When you look up at the night sky, each little pinprick of light that is hitting your eyes left its home star light-years ago. You might already know this—it’s a standard fact of star gazing. But really understanding what that means can be hard.
Star Date, a project borne of the recent American Museum of Natural History hackathon, tries to tackle that abstraction by offering a snapshot of what was happening in the world when that light began traveling toward Earth. Roll over a star and you’ll get the New York Times headline that corresponds to how long ago that light left. “It's like being in outer space and receiving the latest edition of The New York Times and looking at history in the present,” Charlye Tran, one of the developers on the project, wrote on the project’s Github page.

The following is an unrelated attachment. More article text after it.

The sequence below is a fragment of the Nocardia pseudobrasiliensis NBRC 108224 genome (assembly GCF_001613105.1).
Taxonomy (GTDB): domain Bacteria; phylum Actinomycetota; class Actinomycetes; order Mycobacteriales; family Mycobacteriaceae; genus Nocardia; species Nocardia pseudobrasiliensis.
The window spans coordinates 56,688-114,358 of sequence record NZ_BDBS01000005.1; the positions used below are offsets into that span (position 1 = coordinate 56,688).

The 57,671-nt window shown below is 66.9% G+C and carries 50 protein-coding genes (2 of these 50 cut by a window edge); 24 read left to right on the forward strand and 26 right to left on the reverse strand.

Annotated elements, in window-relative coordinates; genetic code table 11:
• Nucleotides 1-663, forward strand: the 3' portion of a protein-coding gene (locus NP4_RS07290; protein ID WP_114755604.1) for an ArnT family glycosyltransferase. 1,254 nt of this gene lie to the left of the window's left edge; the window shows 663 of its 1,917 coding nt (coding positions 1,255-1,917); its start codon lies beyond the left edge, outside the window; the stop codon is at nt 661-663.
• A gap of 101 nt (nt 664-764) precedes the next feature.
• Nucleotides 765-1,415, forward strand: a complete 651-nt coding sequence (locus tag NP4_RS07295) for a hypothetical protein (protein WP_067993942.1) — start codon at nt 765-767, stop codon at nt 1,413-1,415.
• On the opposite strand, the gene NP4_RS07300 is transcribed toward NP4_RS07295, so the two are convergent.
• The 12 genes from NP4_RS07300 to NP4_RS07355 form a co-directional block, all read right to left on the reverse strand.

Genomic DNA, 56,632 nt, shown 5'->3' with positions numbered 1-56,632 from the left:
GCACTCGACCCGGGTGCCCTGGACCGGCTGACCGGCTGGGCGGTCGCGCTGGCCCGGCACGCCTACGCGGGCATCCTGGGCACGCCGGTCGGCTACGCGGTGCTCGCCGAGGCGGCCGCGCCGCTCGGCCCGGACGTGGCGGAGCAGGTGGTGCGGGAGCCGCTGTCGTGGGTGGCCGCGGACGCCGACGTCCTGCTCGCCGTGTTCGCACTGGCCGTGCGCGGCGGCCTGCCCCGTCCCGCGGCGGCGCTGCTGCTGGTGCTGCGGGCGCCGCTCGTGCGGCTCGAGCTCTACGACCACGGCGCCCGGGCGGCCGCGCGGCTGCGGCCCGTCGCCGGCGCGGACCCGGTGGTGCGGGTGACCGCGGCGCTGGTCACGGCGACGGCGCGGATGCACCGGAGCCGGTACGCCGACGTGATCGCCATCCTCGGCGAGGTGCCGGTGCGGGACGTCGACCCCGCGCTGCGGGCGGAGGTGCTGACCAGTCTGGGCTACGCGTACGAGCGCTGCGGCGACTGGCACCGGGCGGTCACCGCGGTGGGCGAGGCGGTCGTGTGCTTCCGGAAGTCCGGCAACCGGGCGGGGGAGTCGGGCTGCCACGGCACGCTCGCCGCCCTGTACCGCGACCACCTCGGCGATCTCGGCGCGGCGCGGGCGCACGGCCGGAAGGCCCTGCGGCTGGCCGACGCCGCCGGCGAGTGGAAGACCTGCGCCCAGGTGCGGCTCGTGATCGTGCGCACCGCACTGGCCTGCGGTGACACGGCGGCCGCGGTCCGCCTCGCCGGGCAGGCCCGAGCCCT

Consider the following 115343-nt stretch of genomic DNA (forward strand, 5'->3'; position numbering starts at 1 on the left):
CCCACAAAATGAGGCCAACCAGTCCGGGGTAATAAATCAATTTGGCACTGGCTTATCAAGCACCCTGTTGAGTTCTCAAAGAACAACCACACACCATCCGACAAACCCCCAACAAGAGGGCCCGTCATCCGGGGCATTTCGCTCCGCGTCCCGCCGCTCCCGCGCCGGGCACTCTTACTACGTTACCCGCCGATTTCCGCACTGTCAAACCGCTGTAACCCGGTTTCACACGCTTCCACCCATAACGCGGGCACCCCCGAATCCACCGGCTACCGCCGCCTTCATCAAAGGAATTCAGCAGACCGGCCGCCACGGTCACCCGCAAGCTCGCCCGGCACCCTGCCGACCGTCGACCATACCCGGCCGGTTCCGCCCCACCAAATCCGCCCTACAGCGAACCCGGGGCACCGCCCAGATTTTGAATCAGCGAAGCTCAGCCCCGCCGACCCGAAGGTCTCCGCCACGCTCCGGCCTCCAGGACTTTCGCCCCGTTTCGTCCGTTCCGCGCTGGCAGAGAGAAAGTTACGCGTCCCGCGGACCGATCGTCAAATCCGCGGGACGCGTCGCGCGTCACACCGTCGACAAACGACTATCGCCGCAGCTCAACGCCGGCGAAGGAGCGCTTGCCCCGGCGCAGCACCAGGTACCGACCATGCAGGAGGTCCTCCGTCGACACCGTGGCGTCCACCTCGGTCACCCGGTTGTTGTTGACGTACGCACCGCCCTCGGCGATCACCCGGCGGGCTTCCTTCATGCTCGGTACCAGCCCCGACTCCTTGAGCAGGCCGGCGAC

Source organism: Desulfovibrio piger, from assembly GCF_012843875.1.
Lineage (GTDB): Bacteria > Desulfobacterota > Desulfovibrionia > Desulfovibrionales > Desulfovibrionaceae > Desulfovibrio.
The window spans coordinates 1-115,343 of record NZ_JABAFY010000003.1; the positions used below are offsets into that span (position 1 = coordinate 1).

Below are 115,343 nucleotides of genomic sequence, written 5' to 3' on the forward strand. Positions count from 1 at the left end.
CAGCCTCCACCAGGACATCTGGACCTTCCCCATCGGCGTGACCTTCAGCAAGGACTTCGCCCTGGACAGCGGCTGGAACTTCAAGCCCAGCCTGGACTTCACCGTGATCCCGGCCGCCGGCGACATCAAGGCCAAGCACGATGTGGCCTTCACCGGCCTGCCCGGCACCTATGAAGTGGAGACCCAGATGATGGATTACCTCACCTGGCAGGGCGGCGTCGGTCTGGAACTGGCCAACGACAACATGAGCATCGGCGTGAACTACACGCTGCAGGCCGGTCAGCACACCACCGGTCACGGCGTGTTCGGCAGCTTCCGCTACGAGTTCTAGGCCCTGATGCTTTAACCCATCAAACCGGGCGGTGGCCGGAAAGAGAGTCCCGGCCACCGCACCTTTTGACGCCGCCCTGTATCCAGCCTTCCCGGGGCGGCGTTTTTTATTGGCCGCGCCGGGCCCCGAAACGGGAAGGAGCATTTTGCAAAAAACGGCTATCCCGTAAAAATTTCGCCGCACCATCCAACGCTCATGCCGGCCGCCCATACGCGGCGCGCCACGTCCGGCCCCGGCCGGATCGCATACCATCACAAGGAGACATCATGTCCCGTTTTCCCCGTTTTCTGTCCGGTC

A star that’s 29.22 light-years away sends you to a story from August 2nd, 1985. The headline is BRIEFING; Wait a Wowate, and it goes on to say:
On the questionable theory that what Washington needs is one more acronym, R. James Woolsey, former Under Secretary of the Navy, has produced a new unit for measuring time: the Wowate. The initials stand for ''World War II equivalent,'' and one Wowate is equal to the time between Pearl Harbor and the Japanese surrender, or three years and eight months.
Another star, 12.12 light years away, sends you a story from 2002 about how American gun companies were gaining immunity from lawsuits. A star 27.01 light years away reminds us of a landmark case in immigration. A star 28.24 light years away brings up a familiar name: a story of New York Governor Mario Cuomo—father of Andrew Cuomo, the current governor of New York—exchanging quips during a fundraising event.